• 18d [Breast __ (baby-feeding option)] MILK. Inclusive.
  • 30d [Did a crossword in the waiting room, say] KILLED TIME. Meta.
  • 67d [Weightlifter’s pride, briefly] BOD; 1a [They’re above abs] PECS.
  • 26a [Skirts with a pancake variety] TUTUS. New information for me. Here’s a rundown of the various styles.
  • 40a [“Bear” related to a wombat] KOALA. *sigh* At least there’re quotes around it.
  • 70a [Peter, Paul and Marry, for one] TRIO. 72a [Feature of 70-Across’s clue] TYPO. 68a [Feature of 70-Across’s clue] COMMA. So much focus!

Got to run!

Ed Beckert’s LA Times crossword – Gareth’s summary

LA Times 81221

Ed Beckert’s theme today is so beautiful in its simplicity. Each of four theme entries is an idiomatic phrase, each an example of clothes being used to describe their wearers using synechdoche. So we have EMPTYSUITS, a GOODYTWOSHOES (don’t drink, don’t smoke!), STUFFEDSHIRTS and a FANCYPANTS.

The grid design is quite conservative, being compartmentalized into several smaller sections. I think this design choice is often prudent, and helps the puzzle from having too many difficult entries. The only oddity for me was CAFF. I’ve heard British people pronounce CAFE like that, but didn’t think they’d spell it how they said it!


Patrick Berry’s New Yorker crossword—Matthew’s review

Patrick Berry’s New Yorker crossword solution, 12/8/2021

How about this grid from Patrick Berry today? Stacked 15s with some long crossers in each half of the grid. Some sacrifice in connectivity, but I enjoyed myself.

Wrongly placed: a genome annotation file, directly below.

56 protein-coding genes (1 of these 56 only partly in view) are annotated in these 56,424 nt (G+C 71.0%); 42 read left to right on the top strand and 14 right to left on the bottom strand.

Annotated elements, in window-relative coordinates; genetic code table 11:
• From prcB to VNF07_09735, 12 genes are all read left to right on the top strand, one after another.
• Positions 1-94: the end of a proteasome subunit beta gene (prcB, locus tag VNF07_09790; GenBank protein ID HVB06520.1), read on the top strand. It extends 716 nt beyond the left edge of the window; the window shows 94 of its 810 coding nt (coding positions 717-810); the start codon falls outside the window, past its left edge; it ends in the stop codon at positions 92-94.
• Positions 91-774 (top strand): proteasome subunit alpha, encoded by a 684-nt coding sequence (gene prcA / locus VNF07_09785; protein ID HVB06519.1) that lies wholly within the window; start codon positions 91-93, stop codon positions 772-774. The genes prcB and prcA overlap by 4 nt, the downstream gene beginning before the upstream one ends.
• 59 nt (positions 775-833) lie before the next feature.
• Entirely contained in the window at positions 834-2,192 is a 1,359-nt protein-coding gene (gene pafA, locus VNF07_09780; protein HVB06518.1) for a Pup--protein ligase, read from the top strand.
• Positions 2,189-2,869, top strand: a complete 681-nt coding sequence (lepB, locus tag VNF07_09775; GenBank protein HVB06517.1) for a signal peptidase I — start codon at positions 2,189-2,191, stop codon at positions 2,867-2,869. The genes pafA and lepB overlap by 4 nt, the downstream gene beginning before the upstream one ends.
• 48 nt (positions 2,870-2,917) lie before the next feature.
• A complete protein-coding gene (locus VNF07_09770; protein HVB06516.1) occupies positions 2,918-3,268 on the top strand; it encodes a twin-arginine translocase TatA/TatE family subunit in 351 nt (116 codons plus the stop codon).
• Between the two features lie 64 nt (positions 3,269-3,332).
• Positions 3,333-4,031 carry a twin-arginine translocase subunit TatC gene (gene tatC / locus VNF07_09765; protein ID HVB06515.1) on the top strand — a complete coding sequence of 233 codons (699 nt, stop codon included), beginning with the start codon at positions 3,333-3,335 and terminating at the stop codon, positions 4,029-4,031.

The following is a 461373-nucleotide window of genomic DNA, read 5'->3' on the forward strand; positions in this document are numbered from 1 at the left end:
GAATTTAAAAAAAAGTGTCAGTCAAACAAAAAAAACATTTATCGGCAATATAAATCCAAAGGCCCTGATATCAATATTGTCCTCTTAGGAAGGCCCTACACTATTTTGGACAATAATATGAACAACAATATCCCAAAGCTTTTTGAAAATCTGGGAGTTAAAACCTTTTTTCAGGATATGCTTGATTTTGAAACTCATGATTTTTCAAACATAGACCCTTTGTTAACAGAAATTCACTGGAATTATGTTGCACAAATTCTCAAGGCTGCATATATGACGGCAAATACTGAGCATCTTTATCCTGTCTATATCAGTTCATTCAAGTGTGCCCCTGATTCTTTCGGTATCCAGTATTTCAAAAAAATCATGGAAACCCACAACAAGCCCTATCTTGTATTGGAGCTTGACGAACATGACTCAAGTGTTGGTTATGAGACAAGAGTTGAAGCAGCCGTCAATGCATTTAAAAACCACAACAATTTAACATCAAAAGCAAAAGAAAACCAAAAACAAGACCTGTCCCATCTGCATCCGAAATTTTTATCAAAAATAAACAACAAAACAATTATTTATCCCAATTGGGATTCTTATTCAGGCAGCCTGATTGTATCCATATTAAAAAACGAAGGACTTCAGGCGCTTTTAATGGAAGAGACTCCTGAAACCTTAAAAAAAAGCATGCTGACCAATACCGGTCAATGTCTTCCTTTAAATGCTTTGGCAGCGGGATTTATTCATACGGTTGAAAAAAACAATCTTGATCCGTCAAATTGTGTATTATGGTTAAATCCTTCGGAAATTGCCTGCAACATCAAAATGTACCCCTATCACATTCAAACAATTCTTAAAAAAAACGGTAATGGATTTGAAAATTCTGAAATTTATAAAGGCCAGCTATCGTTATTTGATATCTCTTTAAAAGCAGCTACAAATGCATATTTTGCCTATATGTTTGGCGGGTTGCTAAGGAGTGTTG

I’m glad to see sports content that isn’t warmed-over crosswordese — sports are a big part of society and deserve to be represented in our grids. Here, we’ve got NO FLAG ON THE PLAY (17a- “There wasn’t a penalty,” from a football referee), Yankees great Casey STENGEL (9d- Only M.L.B. manager to win five consecutive World Series), and the golf term THREE PUTT (29d- Tubrn a birdie opportunity into a bogey, say). I also fell for a trap at 31A, where (One taken on a drive) is ROAD, not “wood.”

FROM TOP TO BOTTOM (42a- Thoroughly) joins NO FLAG ON THE PLAY as a highlight from the 15s, while TREASURE HUNTERS and OIL OF TURPENTINE were less exciting to me, but plenty solid.

As clues go, I particularly liked (Washing-up place?) for ISLE, and all the moreso that it provided a bit of resistance and aha moment at 1A.

Nothing for notes, other than the outstanding Suni Lee [(56d- Ethnic group to which American Olympic gymnast Sunisa Lee belongs) HMONG]

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7 Responses to Wednesday, December 8, 2021

  1. Kent Byron says:

    For some reason the Wall Street Journal did not post Wednesday’s crossword on the WSJ site. Luckily, I found it on Crossword Fiend’s site in Across Lite format. The link there to WSJ’s site still shows Tuesday’s puzzle. Is someone sleeping on the job?

  2. David Roll says:

    WSJ–I would have done better had I known Swahili–that’s a downgrade in the rating.

  3. marciem says:

    WJS: My nit is that Hasta manaña means “until tomorrow” specifically, so the clue should be “see ya tomorrow”. Hasta luego might mean “See Ya” or “bye” (actually… “until later”) , more generic.

  4. Billy Boy says:


    Weakest theme ever and pretty so-so clues strewn around. What am I missing? I did not give it a one, but someone gave it a FIVE!

    Oh – I DO love Radiohead, I listened to them for two hours on the plane yesterday.

Comments are closed.